Claypole, Lincolnshire, England
Notes on "one show one drawing only"
Having composed over 500 haibun, many, like this, illustrated, I selected "one shoe one drawing only" with no angst that I can recall, but it did leave me wondering why. Many are roundly criticised for not fitting increasingly agreed parameters produced, seemingly without much in the way of serious questioning of understanding of possible and appropriate haibun form and style, i.e., language appropriateness to content and any underlying intentions. This haibun is narrative weighted, more than most others, and contains undertones or unmentioned 'annexe' stories.
A young girl, orphaned when very young, wakes to find her granny replacement mother has died in a chair seemed built around her ancient shapes, frozen in an about-to-stand-up position. The room is strewn with paper for which there appears to be no surface or implied explanation. The girl cannot remember her mother, even her lips, source of wetness, language, tenderness. She cannot contemplate negative emotions any more than she can contemplate masculinity. There is no mention of a male of either positives or negatives. This is about females, of growing up lacking appropriate information.
Grannymum gives nothing away. Maybe she is genuinely ignorant or just being protective. We never find out. Nor will she who wants to fill her knowledge gaps. She wants her past incorporated into her present, the lineage of at least the female half of her DNA, but knows her mother only from one of her shoes, and a drawing by her mother of that shoe, given to her by her grandmother, curiously, on different birthdays. From these she has to build the architectonics of a non-existent mother. The grandmother gives no clues, except her mother's fear that blood would not be forthcoming if she ever needed a transfusion. In the end it seems she did not. We never find out, despite the nameless granddaughter believing her grandmother knows many answers to her questions.
It is a nearly emotionless tale of loss, factual and creative imagination, loss of a gender and what the future holds for one symbol of what it is to be female and develop an artistic femininity—curiosity combined with a taking-for-granted acceptance, self-containment, development of creative imagination that changes but remains under-developed, being externally prepared while not questioning how she can continue to live in that environment beyond planned tears and the factual information.
Unsaid but not to be forgotten is the sex of the author!
one shoe one drawing only
day of greys
long ago yesterday
all black and white
Stand in a paper-strewn room in a corner of which is an upholstered chair martyred by changing shapes of my grannymum. In one hand hold a shoe, in my other mothers' drawing of that shoe. Through a window see gently swaying apple, plum, witch hazel, walnut and willow trees. Can almost smell sweet scent of crab apples. Stare into cracked, mottled green covers of fallen walnuts that, even at this special time, still hide what's within.
surrounded by wind
Grannymum is dead. "Found her sitting in that twisted chair as if she were about to stand up. Only she weren't. Only she doesn't." That is what I'll tell them. Will say "My mum was dead before I can remember even her lips. Now my mum's mum is dead," "Yes, yer were very young when yer mother slipped into another time. But don't fret, don't worry, granny is here. Granny loves you. Granny'll look after you. Granny's your mummy now. Everythin's goin to be jus' fine. Everythin's dandy." And she did. And it was. She taught me to brush out her grey hair tangles, make apple crumble and piping hot casseroles and all sorts. "Why did my mummy slip into another time when I was too young to remember even her lips, grannymum?" Grannymum's eyes glisten with seeping wet, brushed away with an inadequate finger. "I don' know, darlin'. I jus' don't know." Watch her mouth set. She never does tell, no matter I ask her times and times and times. Know she knows.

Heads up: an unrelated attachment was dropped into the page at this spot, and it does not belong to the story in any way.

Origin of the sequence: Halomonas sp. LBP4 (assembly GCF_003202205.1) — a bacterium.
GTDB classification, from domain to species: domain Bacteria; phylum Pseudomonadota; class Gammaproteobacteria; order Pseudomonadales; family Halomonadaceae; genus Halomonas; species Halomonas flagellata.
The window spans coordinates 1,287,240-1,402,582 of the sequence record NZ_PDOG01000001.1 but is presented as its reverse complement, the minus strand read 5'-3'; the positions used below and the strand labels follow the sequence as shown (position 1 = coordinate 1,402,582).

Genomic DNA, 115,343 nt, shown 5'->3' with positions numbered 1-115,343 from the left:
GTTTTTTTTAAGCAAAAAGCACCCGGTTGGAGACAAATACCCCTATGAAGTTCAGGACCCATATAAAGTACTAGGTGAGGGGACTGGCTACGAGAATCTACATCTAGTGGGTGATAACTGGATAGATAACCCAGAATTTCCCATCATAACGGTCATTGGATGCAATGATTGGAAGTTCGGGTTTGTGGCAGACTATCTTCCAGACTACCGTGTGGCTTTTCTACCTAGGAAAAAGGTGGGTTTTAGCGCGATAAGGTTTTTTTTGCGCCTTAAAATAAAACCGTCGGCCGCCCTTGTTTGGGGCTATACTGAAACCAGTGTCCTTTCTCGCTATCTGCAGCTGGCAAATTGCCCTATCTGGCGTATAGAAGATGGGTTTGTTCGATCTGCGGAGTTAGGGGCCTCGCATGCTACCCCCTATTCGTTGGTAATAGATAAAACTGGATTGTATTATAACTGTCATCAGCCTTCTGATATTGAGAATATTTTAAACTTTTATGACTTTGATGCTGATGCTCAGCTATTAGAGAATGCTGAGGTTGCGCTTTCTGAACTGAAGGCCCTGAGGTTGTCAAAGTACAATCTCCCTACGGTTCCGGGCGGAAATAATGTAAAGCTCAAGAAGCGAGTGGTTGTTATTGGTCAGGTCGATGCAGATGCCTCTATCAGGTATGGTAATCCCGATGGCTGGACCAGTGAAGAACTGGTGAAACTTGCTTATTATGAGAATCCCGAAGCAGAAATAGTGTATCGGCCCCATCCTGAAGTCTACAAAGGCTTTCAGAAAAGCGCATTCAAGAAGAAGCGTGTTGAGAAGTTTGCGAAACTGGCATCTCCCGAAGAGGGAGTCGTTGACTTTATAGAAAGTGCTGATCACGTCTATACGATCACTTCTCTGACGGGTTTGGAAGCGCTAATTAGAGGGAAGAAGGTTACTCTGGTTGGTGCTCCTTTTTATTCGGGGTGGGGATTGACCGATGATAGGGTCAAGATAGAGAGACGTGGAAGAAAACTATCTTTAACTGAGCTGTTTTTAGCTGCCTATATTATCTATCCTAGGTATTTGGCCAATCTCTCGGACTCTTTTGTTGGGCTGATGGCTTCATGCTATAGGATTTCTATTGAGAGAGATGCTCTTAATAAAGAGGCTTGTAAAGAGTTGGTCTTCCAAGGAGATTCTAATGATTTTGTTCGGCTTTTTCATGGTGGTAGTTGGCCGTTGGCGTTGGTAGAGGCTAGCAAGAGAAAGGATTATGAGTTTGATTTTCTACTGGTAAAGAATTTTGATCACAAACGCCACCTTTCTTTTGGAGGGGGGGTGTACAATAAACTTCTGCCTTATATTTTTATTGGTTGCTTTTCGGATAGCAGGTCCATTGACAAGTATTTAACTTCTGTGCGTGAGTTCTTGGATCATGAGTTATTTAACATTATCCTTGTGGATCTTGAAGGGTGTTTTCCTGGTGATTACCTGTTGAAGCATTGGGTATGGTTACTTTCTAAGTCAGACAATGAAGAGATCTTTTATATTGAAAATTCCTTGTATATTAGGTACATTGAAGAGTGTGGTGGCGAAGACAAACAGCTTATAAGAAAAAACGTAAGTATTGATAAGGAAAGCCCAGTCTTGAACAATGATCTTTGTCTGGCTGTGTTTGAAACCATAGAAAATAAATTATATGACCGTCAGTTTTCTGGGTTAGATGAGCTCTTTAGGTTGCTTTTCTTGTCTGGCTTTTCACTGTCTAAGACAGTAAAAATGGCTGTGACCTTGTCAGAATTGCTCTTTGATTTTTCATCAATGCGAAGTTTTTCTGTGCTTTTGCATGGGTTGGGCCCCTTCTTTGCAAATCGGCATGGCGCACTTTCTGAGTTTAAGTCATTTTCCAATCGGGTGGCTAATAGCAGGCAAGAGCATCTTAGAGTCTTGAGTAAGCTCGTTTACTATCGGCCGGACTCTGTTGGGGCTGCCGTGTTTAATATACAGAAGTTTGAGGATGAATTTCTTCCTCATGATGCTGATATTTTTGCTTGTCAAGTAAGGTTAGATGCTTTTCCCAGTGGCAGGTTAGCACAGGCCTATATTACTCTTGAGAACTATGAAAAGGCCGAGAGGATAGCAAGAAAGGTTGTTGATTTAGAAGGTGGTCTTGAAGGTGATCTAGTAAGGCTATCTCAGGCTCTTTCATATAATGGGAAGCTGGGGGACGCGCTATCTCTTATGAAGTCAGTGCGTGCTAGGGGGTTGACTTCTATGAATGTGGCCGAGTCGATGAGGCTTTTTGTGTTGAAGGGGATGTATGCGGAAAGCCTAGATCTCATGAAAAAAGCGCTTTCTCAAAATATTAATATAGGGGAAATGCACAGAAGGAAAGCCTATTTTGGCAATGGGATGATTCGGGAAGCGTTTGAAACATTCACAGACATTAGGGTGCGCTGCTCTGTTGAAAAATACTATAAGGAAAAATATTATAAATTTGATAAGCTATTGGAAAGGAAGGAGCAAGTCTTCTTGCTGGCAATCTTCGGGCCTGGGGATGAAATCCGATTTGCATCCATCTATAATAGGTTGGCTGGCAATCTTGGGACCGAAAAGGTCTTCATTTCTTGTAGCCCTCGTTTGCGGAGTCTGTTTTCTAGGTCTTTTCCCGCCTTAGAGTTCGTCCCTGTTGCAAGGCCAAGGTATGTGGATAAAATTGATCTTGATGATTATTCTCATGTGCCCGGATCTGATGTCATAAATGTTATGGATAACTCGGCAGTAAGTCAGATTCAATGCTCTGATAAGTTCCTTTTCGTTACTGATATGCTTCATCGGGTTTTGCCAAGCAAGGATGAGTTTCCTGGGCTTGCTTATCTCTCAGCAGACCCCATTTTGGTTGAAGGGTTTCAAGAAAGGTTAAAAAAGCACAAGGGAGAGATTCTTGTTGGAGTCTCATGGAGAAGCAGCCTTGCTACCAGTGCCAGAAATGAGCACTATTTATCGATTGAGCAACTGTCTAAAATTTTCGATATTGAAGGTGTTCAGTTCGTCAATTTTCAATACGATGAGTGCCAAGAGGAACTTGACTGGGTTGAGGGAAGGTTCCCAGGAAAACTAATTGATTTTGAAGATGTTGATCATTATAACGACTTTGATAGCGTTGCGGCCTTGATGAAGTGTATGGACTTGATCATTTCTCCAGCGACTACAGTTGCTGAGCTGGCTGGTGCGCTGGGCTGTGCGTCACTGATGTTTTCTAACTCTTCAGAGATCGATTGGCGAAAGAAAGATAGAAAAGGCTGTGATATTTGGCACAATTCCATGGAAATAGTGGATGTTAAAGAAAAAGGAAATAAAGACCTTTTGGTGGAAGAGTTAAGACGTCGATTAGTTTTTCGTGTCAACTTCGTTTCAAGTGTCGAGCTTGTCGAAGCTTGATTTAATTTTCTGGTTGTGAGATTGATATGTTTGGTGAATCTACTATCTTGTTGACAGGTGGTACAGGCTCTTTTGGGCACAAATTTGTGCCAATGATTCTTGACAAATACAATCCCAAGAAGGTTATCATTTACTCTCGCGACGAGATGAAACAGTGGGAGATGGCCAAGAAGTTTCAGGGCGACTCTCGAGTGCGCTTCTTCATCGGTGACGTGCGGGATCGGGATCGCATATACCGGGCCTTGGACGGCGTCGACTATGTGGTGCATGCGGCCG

Seventh birthday. Gives me a shoe. "Belongs to yer mummy." "Where's other one?" Grannymum stares through trees into a hot day of quivering horizons and harmonies of wasp music. "I don' know, dear. Disappear. Like things do." Eight, and my present is a drawing. "Yer mummy draw it. Took 'er no time at all. Do yer know she near came a J'ovah's Witness?" "What stopped her, grannymum?" "Your mummy were scared one day she might need blood an' evryone round 'er were sayin' she can't 'ave it. Never saw her scared of much else. At 'er end it didn't much matter." Look over at her deadness. "You don't look slid over. Not 'ow I imagined it. Not like crossed over into that time you said mum slid into. Don't think I'll tell anyone. Not yet. Not 'til I tidy and wash and dress up. I'll tell them then. After I've cried. I haven't cried yet."
starts to rise
In a nearby room, on a painted floorboard, against a faded white wall, mum's shoe stands close to her black ink drawing of it. Always seems solid, it standing on a foreground that, despite irregular shapes, is flat. Sitting on a floor cushion, legs apart, I look hard at them both, as I have many times. One shoe one drawing only. See nothing
of an unfashionable shoe
First published in Simply Haiku (2008)